Other nontraditional settings where clinicians can use their skill set and their knowledge of human behavior include corporations and private businesses. These jobs may pay higher salaries and offer greater benefits than traditional settings and represent an expanding employment market during the recession.

Regardless of the workplace setting or the exact job title, clinicians will often need to advocate, protect, educate, link individuals with community resources, counsel, and conduct research.  With these practical skills and a valuable education, clinicians are able to take the knowledge acquired in their line of work or academia and obtain jobs that many may not typically associate with this career.  As the fields of psychology, sociology, and chemical dependency counseling advance, so do the multiple career opportunities.  With the right education, and a drive to succeed, clinicians and chemical dependency counselors can use their skills to advance in a wide variety of interesting and fulfilling career paths.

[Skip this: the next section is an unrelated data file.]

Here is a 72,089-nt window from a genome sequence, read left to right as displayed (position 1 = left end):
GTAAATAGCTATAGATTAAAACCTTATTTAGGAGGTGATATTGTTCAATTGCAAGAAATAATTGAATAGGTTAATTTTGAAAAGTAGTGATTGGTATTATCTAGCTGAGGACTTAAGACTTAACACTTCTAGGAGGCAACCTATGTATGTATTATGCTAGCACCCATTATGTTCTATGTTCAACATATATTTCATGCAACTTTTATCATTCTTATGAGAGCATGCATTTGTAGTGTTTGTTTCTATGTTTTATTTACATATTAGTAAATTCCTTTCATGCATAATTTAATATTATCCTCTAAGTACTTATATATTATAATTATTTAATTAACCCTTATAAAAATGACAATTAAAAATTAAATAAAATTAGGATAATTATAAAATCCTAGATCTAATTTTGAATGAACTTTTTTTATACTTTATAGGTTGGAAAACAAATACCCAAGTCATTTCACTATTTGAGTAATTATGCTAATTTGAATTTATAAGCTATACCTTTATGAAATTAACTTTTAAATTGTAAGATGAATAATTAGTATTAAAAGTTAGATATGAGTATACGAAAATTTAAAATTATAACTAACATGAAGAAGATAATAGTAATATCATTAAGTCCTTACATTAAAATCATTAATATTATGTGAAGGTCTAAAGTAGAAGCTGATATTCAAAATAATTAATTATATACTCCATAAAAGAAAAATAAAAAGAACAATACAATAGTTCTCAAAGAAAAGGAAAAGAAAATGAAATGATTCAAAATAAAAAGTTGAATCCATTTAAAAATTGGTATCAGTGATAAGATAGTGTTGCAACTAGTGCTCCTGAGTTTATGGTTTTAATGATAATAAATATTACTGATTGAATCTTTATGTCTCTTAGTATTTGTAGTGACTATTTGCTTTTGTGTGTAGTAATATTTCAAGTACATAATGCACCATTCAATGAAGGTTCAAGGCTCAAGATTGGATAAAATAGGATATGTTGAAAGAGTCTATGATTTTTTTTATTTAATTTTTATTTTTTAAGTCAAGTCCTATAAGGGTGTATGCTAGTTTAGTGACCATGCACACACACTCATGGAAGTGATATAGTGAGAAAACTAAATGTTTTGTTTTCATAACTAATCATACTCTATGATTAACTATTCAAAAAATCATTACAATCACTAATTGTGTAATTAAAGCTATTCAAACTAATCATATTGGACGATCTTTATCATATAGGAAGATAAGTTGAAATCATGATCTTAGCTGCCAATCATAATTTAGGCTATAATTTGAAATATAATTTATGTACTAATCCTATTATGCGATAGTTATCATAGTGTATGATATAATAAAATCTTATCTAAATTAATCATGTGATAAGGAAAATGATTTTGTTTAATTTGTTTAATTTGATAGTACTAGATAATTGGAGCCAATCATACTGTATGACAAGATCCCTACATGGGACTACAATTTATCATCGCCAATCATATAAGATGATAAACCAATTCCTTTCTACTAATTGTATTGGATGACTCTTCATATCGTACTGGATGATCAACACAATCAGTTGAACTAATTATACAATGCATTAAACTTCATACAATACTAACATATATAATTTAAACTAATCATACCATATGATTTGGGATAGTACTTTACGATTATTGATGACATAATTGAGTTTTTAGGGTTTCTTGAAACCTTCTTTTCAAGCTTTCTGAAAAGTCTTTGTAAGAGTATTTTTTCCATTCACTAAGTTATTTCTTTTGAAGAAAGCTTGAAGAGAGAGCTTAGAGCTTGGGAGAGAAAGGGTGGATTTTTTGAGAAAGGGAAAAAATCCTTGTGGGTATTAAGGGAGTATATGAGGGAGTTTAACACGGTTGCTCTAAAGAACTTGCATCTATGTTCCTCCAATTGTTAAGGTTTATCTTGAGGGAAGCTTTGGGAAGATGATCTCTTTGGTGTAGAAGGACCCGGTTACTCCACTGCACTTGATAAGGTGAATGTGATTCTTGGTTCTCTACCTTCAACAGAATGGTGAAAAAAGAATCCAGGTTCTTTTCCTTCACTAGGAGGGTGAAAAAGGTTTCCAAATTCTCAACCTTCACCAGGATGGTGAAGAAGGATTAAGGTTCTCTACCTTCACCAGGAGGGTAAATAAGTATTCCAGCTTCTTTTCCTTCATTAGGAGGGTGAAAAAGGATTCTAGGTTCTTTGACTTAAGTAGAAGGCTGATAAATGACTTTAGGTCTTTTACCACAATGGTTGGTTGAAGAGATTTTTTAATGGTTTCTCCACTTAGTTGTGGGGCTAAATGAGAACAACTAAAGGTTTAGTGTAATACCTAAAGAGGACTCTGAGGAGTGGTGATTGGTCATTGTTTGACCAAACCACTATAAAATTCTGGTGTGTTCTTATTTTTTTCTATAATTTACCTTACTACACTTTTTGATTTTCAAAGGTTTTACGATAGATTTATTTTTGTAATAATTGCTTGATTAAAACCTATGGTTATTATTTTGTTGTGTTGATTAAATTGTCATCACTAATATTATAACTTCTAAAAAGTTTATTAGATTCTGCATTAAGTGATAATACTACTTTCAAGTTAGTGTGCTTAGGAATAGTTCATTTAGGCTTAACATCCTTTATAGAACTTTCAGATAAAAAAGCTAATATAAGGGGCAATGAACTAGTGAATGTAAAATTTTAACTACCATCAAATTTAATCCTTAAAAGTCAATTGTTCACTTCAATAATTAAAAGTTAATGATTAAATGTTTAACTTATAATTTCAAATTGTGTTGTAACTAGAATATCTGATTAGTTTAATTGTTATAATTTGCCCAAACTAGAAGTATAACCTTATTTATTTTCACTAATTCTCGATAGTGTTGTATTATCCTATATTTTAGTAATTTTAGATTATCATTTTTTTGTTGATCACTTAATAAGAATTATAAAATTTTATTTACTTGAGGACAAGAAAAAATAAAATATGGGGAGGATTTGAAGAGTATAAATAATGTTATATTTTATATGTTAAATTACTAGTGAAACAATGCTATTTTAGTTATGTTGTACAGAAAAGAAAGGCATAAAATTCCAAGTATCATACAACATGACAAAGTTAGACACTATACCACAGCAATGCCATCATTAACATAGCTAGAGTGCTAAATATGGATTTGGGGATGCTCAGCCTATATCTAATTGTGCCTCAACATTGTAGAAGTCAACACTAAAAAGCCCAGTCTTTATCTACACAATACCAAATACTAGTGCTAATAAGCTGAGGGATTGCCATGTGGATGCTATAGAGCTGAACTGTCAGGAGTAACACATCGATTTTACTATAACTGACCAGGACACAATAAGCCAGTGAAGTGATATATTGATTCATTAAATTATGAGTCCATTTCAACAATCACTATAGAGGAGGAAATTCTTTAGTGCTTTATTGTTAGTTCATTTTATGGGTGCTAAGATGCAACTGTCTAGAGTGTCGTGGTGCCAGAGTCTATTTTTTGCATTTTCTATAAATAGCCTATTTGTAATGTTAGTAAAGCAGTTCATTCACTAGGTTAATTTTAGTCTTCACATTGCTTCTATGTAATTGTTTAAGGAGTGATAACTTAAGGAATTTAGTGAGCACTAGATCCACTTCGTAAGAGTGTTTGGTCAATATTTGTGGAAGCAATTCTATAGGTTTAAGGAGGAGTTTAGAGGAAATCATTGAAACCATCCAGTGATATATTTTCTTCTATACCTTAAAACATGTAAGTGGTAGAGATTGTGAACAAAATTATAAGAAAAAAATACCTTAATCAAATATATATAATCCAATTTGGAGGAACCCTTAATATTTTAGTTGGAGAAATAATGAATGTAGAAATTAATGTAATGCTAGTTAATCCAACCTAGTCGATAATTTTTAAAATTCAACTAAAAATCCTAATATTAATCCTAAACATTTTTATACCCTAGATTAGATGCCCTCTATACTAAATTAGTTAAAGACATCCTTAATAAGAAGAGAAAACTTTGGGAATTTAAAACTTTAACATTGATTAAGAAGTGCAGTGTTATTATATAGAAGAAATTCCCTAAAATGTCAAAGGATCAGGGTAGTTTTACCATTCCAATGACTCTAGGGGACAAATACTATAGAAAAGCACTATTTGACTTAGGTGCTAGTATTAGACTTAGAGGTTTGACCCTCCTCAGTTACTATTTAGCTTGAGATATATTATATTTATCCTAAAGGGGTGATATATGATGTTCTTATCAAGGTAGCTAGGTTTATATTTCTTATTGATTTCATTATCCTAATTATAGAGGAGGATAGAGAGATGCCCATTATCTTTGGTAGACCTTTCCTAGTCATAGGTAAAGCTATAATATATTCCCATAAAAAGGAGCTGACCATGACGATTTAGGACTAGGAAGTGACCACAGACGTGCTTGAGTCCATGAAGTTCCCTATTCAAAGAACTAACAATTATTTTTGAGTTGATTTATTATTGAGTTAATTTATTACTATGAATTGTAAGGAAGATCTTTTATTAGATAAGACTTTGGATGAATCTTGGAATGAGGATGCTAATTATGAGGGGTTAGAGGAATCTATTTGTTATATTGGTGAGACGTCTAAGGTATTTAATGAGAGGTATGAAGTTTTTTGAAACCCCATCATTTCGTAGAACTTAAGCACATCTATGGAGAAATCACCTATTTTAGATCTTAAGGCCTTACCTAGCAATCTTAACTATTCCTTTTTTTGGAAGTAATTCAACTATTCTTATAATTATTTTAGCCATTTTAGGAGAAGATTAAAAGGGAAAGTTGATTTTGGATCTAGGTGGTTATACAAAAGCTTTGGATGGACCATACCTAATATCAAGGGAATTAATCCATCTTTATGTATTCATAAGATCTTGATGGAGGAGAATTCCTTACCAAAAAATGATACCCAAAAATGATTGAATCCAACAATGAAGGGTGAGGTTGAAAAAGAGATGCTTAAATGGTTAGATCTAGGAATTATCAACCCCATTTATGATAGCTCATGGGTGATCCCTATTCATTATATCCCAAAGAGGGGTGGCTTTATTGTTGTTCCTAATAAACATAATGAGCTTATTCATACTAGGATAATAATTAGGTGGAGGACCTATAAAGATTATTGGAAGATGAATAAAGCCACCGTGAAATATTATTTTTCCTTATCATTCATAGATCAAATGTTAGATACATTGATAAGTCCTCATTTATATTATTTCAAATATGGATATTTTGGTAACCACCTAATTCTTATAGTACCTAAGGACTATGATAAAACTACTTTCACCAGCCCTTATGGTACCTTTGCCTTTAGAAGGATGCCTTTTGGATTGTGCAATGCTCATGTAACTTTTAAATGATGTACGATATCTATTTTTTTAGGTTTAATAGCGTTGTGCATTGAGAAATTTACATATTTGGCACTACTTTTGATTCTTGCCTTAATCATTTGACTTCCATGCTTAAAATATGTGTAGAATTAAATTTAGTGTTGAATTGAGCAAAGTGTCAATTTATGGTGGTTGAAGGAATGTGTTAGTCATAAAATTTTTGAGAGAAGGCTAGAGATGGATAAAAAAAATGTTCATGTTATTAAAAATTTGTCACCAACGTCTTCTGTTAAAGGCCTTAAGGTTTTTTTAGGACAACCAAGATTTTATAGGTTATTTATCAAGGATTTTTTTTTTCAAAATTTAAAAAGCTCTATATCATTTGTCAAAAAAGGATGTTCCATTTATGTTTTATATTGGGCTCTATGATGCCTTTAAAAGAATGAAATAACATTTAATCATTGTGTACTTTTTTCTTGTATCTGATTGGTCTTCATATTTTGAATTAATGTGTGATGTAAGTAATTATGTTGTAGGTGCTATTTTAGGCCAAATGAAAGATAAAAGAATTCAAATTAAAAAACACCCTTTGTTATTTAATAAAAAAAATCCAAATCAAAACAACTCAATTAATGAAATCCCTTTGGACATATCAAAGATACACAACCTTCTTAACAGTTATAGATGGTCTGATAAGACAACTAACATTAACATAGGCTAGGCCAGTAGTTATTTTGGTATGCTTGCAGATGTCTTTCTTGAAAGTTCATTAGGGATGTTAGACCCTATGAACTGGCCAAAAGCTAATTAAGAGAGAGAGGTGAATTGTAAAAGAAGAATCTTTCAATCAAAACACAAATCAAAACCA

Sherry Gaba LCSW, Psychotherapist, Certified Dream Builder Coach and Recovery Coach is featured on Celebrity Rehab on VH1.   Sherry is the author of “The Law of Sobriet: Attracting Positive Energy for a Powerful Recvoery”   Sherry consults Clinicians and Chemical Dependency Counselors on how to Celebrity Brand themselves.    Sherry also conducts webinars, teleseminars,   speaking engagements and co-hosts a radio show in Ventura County Email: sherry@sgabatherapy.com.  Take Sherry’s Celebrity Branding Quiz and get your Free EBook on “How to Discover Your Celebrity Wow” at www.sherrygaba.com


Facebook Google LinkedIn Twitter Email Print

Inviting Authors, Companies and Professionals working in Addiction Recovery

To submit their profiles, events, articles on our website, To know about our all membership plans and features

Click here »